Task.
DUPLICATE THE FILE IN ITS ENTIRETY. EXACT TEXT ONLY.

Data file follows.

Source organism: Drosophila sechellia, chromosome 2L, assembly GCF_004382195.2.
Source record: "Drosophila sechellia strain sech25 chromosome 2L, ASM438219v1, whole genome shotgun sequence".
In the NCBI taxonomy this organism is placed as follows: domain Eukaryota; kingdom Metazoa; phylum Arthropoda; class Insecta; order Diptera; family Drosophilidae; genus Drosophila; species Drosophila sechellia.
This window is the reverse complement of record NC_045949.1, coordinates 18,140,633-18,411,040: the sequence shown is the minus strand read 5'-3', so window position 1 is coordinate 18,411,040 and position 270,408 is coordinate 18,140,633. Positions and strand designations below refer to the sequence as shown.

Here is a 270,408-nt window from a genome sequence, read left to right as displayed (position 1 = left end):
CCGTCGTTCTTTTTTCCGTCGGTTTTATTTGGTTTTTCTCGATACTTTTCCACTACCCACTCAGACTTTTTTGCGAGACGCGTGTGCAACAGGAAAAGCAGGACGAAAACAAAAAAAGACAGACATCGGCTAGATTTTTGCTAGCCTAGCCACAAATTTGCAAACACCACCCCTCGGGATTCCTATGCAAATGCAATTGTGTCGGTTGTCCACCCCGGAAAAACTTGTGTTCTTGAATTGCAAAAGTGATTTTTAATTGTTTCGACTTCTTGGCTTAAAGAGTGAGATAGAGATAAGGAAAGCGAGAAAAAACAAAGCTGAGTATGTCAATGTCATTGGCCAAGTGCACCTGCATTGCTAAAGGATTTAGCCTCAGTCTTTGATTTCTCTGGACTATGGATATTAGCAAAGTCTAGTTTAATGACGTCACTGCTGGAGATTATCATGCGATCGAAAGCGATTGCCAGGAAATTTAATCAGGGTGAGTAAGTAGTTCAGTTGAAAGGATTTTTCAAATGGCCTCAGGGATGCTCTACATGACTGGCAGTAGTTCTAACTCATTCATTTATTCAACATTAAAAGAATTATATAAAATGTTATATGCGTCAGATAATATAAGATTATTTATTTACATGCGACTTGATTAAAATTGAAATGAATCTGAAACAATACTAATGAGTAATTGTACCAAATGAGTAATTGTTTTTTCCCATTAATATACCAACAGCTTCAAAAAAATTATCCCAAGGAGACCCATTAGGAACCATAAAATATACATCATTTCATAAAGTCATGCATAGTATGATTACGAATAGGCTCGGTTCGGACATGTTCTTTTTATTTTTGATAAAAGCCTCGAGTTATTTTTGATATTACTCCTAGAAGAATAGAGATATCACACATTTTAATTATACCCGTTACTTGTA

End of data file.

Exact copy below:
Source organism: Drosophila sechellia, chromosome 2L, assembly GCF_004382195.2.
Source record: "Drosophila sechellia strain sech25 chromosome 2L, ASM438219v1, whole genome shotgun sequence".
In the NCBI taxonomy this organism is placed as follows: domain Eukaryota; kingdom Metazoa; phylum Arthropoda; class Insecta; order Diptera; family Drosophilidae; genus Drosophila; species Drosophila sechellia.
This window is the reverse complement of record NC_045949.1, coordinates 18,140,633-18,411,040: the sequence shown is the minus strand read 5'-3', so window position 1 is coordinate 18,411,040 and position 270,408 is coordinate 18,140,633. Positions and strand designations below refer to the sequence as shown.

Here is a 270,408-nt window from a genome sequence, read left to right as displayed (position 1 = left end):
CCGTCGTTCTTTTTTCCGTCGGTTTTATTTGGTTTTTCTCGATACTTTTCCACTACCCACTCAGACTTTTTTGCGAGACGCGTGTGCAACAGGAAAAGCAGGACGAAAACAAAAAAAGACAGACATCGGCTAGATTTTTGCTAGCCTAGCCACAAATTTGCAAACACCACCCCTCGGGATTCCTATGCAAATGCAATTGTGTCGGTTGTCCACCCCGGAAAAACTTGTGTTCTTGAATTGCAAAAGTGATTTTTAATTGTTTCGACTTCTTGGCTTAAAGAGTGAGATAGAGATAAGGAAAGCGAGAAAAAACAAAGCTGAGTATGTCAATGTCATTGGCCAAGTGCACCTGCATTGCTAAAGGATTTAGCCTCAGTCTTTGATTTCTCTGGACTATGGATATTAGCAAAGTCTAGTTTAATGACGTCACTGCTGGAGATTATCATGCGATCGAAAGCGATTGCCAGGAAATTTAATCAGGGTGAGTAAGTAGTTCAGTTGAAAGGATTTTTCAAATGGCCTCAGGGATGCTCTACATGACTGGCAGTAGTTCTAACTCATTCATTTATTCAACATTAAAAGAATTATATAAAATGTTATATGCGTCAGATAATATAAGATTATTTATTTACATGCGACTTGATTAAAATTGAAATGAATCTGAAACAATACTAATGAGTAATTGTACCAAATGAGTAATTGTTTTTTCCCATTAATATACCAACAGCTTCAAAAAAATTATCCCAAGGAGACCCATTAGGAACCATAAAATATACATCATTTCATAAAGTCATGCATAGTATGATTACGAATAGGCTCGGTTCGGACATGTTCTTTTTATTTTTGATAAAAGCCTCGAGTTATTTTTGATATTACTCCTAGAAGAATAGAGATATCACACATTTTAATTATACCCGTTACTTGTA